Roger Alton Roger Alton

A triumph for brutality

Plus: why Jamie Vardy: The Movie is having script problems, and the dazzling dancers of the Indian Premier League

It’s always good to see a great con trick in action. Take Boris Johnson: not really the lovable quick-witted scamp with a good line in Latin gags and a few problems in the trouser department, but a ruthless opportunist with a dreadful attitude to women and a strong line in extreme rudeness to visiting presidents. Not what he seems at all. I’m beginning to feel the same about Leicester City.

Wonderful story and all that: fairy-tale, Jamie Vardy, blah blah. Enough already. ‘Uncle’ Claudio Ranieri has brilliantly and charmingly pulled the wool over our eyes with his free -pizzas and ‘dingly-dong, dingly-dong’ stuff about waking up dozy players, all done in a comedy Italian accent straight out of a 1950s Sophia Loren flick. The reality is that Leicester are clearly the biggest bunch of lump-it-long, kick ’em high players since Billy Bremner’s Leeds circa 1972. And everybody knows it. They walloped a dismal Swansea at the weekend and at one point their powerful, speedy midfielder Jeffrey Schloop raced down the left, roared past a hapless Swansea defender and duly made the second goal. Up in the commentary box, they made the point that if any attacker had tried to do that to Leicester, central defenders Wes Morgan or Robert Huth would have made sure he ended up in Row Z.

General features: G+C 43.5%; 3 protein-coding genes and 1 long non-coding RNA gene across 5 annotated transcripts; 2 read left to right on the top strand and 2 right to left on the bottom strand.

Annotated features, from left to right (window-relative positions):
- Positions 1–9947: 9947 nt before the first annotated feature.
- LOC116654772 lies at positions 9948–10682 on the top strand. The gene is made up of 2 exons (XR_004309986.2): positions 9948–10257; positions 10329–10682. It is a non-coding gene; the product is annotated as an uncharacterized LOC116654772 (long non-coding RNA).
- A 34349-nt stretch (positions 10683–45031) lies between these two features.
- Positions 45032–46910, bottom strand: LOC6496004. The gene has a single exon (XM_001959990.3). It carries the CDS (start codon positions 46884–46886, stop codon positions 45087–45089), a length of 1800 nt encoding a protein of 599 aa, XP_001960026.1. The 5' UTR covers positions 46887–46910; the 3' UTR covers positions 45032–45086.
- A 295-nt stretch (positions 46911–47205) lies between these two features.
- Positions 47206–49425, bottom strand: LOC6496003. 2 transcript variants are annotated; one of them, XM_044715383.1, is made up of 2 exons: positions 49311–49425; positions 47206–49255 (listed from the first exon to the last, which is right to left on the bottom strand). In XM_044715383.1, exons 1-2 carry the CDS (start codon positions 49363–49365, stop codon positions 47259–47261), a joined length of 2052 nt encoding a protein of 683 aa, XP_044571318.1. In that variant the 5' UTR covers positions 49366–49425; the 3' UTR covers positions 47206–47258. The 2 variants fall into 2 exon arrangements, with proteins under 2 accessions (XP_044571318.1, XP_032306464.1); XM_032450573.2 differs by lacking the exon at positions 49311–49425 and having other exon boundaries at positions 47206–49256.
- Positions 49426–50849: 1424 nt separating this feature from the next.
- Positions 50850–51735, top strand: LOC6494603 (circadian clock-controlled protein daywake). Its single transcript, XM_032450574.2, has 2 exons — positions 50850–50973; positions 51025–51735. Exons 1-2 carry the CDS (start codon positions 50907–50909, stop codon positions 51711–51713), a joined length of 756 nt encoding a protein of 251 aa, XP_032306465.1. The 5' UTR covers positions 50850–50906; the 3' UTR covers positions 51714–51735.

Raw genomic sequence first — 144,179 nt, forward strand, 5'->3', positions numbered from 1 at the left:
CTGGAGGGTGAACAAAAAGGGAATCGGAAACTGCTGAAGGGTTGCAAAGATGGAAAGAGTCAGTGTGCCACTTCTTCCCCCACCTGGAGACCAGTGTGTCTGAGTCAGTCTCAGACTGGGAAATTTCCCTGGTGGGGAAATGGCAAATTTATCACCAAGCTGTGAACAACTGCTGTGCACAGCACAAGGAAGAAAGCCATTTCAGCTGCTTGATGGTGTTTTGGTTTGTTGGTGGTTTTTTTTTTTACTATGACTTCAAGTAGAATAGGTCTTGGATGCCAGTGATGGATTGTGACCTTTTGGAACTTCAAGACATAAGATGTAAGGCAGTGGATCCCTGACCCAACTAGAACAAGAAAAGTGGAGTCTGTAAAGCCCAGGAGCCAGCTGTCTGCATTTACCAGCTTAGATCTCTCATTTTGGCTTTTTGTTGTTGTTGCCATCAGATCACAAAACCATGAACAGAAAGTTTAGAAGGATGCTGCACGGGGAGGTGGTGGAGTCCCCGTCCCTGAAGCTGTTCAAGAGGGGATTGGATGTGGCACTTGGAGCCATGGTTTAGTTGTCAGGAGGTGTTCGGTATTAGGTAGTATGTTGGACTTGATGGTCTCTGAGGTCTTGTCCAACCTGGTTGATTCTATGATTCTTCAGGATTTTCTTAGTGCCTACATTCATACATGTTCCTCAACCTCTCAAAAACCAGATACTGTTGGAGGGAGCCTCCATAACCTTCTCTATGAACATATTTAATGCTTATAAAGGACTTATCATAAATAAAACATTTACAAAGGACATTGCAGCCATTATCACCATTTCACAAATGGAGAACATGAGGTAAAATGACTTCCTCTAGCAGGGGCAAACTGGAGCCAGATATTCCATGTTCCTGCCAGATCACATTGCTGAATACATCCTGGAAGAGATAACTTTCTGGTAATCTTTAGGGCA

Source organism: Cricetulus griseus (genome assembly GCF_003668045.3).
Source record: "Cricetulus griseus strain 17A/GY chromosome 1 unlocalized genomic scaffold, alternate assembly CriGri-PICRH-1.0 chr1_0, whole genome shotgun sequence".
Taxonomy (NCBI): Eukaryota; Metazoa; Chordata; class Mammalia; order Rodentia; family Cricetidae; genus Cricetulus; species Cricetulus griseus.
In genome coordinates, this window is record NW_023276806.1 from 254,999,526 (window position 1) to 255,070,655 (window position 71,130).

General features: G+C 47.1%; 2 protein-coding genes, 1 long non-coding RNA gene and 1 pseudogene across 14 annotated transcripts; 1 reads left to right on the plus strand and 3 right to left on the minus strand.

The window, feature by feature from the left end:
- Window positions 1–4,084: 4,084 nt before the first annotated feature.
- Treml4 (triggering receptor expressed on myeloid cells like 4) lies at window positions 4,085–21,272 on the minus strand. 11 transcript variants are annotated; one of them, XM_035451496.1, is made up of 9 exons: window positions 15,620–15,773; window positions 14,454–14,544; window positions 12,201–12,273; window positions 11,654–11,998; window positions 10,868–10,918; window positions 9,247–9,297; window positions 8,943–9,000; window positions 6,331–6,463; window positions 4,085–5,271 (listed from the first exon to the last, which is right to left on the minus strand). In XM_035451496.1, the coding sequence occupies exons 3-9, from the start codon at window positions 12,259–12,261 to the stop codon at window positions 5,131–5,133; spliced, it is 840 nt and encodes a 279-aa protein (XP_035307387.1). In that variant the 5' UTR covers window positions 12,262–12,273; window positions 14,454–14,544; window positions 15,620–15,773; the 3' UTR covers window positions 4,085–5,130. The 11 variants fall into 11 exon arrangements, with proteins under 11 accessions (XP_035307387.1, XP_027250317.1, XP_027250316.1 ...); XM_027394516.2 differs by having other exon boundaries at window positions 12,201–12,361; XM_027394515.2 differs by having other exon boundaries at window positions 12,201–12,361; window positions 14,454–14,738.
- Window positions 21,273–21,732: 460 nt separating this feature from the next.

As it is, Leicester will be the first team to take the title without one memorable performance — with the possible exception of their home victory over Liverpool, and that was really only a couple of good goals against a struggling side. It’s essentially a team put together by Nigel Pearson, one of the less likeable people to work in elite-level football: a triumph of brutality over the beautiful game, and just because it came cheap everyone swoons.

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